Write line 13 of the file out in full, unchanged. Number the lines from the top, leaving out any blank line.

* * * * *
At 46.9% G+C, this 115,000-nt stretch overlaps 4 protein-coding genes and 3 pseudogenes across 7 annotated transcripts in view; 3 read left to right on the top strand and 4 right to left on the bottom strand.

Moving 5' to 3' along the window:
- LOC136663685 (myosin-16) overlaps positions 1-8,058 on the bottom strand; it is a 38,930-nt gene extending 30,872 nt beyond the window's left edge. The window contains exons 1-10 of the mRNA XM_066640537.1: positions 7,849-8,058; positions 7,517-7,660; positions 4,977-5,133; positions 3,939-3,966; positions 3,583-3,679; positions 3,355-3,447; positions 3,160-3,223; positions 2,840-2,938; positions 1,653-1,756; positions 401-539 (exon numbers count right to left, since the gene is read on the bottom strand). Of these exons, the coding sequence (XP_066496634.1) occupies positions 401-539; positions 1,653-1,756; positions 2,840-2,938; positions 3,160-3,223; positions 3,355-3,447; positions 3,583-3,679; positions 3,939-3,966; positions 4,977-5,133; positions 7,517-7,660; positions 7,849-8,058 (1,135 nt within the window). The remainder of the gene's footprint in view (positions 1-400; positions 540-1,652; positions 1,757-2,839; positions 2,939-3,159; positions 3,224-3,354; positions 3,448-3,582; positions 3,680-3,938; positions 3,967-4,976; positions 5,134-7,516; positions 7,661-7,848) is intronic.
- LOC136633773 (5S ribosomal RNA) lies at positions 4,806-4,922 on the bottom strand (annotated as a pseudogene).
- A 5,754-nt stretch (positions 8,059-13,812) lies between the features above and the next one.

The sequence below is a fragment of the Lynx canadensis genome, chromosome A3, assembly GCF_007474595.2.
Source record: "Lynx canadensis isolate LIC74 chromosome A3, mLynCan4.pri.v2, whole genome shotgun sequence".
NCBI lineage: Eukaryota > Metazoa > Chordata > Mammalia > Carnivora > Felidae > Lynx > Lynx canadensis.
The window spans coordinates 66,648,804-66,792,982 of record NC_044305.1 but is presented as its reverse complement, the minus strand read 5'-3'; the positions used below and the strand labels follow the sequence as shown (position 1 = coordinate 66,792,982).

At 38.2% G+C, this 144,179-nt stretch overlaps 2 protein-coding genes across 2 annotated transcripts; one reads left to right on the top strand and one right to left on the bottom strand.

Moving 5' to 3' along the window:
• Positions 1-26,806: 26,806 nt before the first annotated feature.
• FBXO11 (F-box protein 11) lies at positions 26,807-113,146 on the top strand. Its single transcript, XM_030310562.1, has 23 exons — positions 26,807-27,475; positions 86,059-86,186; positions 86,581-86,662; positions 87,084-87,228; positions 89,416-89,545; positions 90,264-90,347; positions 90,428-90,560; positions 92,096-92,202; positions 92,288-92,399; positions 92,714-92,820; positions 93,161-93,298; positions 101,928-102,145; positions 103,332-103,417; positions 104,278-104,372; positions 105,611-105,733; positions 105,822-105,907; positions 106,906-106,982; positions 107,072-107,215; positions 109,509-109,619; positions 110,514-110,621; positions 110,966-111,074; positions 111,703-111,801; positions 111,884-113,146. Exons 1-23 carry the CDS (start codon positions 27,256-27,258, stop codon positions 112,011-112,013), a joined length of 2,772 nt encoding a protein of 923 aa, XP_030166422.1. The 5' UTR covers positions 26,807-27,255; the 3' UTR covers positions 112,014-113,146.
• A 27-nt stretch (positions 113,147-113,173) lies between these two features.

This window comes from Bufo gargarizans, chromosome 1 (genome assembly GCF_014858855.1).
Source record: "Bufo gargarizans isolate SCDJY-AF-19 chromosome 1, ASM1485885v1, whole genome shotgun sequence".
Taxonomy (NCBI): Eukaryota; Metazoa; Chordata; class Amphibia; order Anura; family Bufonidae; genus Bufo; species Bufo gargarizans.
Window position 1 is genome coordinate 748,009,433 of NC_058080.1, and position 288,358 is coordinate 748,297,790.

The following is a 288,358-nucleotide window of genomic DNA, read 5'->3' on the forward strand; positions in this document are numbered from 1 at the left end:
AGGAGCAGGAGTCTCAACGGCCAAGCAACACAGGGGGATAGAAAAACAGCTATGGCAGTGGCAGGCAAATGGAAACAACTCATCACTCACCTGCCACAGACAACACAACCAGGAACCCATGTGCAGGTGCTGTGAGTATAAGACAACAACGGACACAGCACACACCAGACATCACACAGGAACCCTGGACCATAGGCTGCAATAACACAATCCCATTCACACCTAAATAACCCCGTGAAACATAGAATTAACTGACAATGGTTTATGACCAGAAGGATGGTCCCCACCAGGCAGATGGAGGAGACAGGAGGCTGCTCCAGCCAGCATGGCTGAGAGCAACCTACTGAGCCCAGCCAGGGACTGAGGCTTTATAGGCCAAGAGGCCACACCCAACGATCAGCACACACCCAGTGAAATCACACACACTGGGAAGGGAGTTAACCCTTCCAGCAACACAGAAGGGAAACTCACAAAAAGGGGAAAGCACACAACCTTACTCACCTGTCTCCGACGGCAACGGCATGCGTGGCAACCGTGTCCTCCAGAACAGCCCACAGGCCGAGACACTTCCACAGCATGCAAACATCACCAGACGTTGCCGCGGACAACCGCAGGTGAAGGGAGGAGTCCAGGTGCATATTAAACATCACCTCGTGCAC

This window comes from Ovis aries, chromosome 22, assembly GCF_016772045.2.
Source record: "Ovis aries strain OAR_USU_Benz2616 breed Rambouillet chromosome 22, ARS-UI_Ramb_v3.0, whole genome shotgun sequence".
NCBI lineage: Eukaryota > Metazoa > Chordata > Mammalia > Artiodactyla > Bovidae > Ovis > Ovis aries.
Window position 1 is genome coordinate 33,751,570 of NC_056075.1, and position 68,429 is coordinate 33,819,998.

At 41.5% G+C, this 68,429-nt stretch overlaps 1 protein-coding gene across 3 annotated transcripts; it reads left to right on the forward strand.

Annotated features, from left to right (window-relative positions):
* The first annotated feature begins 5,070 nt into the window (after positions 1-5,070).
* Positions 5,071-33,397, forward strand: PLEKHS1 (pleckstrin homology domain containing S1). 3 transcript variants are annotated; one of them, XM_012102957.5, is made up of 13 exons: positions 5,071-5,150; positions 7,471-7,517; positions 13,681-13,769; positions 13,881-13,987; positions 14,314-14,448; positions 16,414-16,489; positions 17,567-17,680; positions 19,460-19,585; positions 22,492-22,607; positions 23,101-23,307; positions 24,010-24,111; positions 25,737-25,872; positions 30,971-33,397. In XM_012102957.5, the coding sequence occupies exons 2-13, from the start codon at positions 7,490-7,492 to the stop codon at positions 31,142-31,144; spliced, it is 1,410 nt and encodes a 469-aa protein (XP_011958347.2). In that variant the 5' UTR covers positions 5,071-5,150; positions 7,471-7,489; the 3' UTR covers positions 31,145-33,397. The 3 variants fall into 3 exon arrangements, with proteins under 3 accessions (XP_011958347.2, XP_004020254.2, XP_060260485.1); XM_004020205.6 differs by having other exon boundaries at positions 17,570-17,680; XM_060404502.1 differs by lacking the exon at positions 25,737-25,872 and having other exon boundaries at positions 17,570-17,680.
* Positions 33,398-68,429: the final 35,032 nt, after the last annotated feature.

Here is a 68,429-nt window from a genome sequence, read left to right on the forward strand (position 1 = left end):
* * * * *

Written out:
• FBXO11 (F-box protein 11) lies at positions 26,807-113,146 on the top strand. Its single transcript, XM_030310562.1, has 23 exons — positions 26,807-27,475; positions 86,059-86,186; positions 86,581-86,662; positions 87,084-87,228; positions 89,416-89,545; positions 90,264-90,347; positions 90,428-90,560; positions 92,096-92,202; positions 92,288-92,399; positions 92,714-92,820; positions 93,161-93,298; positions 101,928-102,145; positions 103,332-103,417; positions 104,278-104,372; positions 105,611-105,733; positions 105,822-105,907; positions 106,906-106,982; positions 107,072-107,215; positions 109,509-109,619; positions 110,514-110,621; positions 110,966-111,074; positions 111,703-111,801; positions 111,884-113,146. Exons 1-23 carry the CDS (start codon positions 27,256-27,258, stop codon positions 112,011-112,013), a joined length of 2,772 nt encoding a protein of 923 aa, XP_030166422.1. The 5' UTR covers positions 26,807-27,255; the 3' UTR covers positions 112,014-113,146.